Sergey Prokofiev, precocious as a child, entered the St Petersburg Conservatory in 1904, by which time he had already written a great deal of music. At the Conservatory he shocked the more conservative director, Glazunov, but learned much from an older fellow student, the composer Myaskovsky. After the Revolution he was given permission to travel abroad and remained intermittently out of Russia, in America and then in Paris, until his final return to Russia in 1936. At home, though in touch again with the root of his inspiration, he found himself out of favour with the authorities and in 1948 the subject of particular and direct censure. His death in 1953, on the same day as Stalin, deprived him of the enjoyment of the subsequent relaxation in musical censorship that then took place. In style Prokofiev is ironic, writing in a musical language that is often acerbic.
Prokofiev first attempted to write an opera at the age of nine. More mature operas include The Love for Three Oranges, written in 1919 for Chicago, The Fiery Angel and War and Peace, the last based on Tolstoy’s novel. An early ballet score for Diaghilev proved unacceptable, but later ballets, once rejected as undanceable, include Romeo and Juliet and the 1944 Cinderella. Both ballets as well as the first mentioned opera are known to concert audiences from the composer’s own orchestral suites based on them. The Prodigal Son was commissioned by Diaghilev and first staged in Paris in May 1929, three months before the impresario’s death. Film scores by Prokofiev include Eisenstein’s Alexander Nevsky and Ivan the Terrible. Music for the film Lieutenant Kijé, about a fictional character created by a clerical error and maintained in existence to the end, was written in 1933.
Prokofiev wrote seven symphonies. Of these the ‘Classical’ Symphony (No. 1), written in 1916–17 with the work of Haydn in mind, is the best known. The Fifth Symphony of 1944 is a work on a much larger scale. The Third Symphony makes use of material from the opera The Fiery Angel, and the Fourth Symphony draws on the ballet The Prodigal Son.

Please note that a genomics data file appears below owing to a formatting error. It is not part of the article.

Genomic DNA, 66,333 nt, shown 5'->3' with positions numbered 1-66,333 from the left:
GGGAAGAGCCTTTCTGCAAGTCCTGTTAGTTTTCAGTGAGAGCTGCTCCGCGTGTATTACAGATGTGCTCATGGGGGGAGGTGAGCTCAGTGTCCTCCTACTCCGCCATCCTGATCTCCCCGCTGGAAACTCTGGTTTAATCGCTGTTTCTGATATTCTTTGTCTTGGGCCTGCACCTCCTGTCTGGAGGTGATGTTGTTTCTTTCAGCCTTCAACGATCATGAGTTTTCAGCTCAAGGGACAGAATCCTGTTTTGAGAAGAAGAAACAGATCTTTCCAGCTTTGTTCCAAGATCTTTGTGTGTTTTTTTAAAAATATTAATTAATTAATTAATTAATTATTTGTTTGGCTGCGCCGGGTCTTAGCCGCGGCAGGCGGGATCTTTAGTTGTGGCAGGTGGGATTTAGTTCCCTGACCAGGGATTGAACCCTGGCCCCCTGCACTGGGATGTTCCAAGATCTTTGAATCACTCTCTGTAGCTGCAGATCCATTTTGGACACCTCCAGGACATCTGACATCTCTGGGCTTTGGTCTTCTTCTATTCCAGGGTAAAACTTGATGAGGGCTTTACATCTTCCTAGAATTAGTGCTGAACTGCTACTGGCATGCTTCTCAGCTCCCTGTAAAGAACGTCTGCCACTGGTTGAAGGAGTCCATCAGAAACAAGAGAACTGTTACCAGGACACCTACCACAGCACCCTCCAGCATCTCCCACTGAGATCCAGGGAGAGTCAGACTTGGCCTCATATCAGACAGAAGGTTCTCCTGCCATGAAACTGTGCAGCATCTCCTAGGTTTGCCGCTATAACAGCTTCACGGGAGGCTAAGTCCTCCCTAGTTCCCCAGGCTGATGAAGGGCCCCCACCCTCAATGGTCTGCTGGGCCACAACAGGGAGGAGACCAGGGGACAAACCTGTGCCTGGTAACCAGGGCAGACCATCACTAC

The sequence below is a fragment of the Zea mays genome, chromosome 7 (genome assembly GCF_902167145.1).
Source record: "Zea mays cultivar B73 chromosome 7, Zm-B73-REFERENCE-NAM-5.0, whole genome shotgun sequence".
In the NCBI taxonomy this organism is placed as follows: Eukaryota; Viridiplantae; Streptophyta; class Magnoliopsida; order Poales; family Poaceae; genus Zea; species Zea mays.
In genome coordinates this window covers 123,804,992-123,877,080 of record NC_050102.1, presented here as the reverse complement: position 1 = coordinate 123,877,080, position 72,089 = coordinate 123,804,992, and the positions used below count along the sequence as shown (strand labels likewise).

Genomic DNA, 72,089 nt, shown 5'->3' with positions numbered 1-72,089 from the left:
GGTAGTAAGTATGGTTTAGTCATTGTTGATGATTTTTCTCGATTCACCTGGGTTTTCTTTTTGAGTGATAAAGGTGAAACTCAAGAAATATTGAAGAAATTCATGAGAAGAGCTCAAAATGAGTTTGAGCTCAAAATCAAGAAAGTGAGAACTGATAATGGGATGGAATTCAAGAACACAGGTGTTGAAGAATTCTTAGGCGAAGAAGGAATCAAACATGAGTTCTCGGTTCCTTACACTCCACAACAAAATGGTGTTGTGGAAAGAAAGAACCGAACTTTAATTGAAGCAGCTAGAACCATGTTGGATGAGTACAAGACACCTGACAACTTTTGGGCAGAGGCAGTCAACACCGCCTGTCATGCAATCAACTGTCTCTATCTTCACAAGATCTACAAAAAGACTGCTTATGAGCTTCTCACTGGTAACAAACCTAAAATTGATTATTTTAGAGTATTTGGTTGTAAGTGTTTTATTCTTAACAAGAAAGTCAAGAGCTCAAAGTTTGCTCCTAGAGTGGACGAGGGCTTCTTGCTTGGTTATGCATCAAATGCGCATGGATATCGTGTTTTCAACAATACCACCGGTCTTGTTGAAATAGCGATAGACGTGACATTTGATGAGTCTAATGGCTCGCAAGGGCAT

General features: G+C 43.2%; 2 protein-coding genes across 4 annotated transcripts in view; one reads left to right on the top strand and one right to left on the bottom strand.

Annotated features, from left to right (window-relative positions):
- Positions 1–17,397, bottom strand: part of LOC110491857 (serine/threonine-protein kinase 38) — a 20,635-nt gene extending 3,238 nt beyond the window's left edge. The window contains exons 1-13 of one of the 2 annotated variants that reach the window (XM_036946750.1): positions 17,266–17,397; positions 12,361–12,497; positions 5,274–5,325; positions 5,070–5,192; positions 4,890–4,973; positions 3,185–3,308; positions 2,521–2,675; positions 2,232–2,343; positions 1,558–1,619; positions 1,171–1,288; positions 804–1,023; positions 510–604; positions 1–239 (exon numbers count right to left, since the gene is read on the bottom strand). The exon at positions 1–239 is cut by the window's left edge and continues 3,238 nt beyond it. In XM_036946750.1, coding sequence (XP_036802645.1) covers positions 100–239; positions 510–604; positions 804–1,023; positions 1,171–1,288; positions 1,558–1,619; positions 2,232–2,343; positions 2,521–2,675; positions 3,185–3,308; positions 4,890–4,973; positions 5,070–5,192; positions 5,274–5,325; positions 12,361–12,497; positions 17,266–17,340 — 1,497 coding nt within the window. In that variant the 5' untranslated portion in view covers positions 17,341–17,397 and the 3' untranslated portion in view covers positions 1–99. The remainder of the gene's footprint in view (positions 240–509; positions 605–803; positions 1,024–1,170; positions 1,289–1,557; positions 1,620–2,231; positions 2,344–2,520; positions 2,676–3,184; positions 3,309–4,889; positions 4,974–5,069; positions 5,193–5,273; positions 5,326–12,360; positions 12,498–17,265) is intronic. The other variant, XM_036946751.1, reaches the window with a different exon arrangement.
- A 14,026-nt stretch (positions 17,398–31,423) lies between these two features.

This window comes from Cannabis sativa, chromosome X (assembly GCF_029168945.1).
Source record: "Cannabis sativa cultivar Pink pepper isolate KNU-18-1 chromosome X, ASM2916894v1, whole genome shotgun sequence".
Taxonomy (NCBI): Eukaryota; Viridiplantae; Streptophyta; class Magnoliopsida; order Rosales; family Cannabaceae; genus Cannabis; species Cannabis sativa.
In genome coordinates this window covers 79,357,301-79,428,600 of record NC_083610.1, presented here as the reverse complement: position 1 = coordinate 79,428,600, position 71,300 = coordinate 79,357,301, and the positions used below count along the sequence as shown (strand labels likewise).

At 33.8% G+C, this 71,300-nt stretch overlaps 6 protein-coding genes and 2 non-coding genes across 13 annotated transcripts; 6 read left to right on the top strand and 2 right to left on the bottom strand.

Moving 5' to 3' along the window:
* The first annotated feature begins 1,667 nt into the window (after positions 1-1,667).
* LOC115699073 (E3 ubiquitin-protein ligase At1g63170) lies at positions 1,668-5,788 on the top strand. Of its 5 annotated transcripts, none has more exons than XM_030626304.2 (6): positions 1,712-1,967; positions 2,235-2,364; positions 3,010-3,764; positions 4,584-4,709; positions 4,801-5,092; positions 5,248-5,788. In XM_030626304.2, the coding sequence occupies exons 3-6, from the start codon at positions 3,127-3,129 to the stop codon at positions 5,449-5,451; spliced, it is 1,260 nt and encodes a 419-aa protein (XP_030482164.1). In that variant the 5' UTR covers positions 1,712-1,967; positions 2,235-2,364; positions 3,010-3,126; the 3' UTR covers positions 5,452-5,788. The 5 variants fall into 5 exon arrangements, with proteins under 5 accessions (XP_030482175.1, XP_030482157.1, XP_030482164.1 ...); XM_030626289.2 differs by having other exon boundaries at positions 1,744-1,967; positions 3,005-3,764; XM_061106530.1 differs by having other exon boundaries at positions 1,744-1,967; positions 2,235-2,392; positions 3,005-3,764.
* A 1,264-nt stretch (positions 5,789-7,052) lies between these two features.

Of Prokofiev’s five piano concertos the third is the best known, written in the composer’s instantly recognisable musical language, from the incisive opening to the motor rhythms that follow, in a mixture of lyricism and acerbic wit. More overtly Romantic in feeling are the two fine violin concertos. His early Cello Concerto, completed in 1938, was followed 14 years later by his Cello Concertino, completed by the cellist Rostropovich and the composer Kabalevsky after Prokofiev’s death.
Choral and Vocal Music
In addition to a wide variety of choral and vocal music, which includes a concert version of the film score for Alexander Nevsky, Prokofiev wrote a number of less memorable works for various occasions of political importance.
Chamber music by Prokofiev includes two sonatas for violin and piano, the second originally for flute and piano and revised by the composer with the help of the violinist David Oistrakh. He completed his C major Cello Sonata in 1949, but a second sonata for the instrument was left unfinished at the time of his death. The Five Melodies for violin and piano, based on earlier songs, are also in general repertoire.
Prokofiev, himself a formidable pianist, completed nine piano sonatas out of a projected eleven. His music for piano also includes piano versions of music from the ballets Romeo and Juliet and Cinderella.
Music for Children
One of the most widely known of all Prokofiev’s compositions is his tale for children Peter and the Wolf, for narrator and orchestra. It is a simple pedagogical work to introduce to children the instruments of the orchestra, with instruments or groups of instruments representing characters in the story.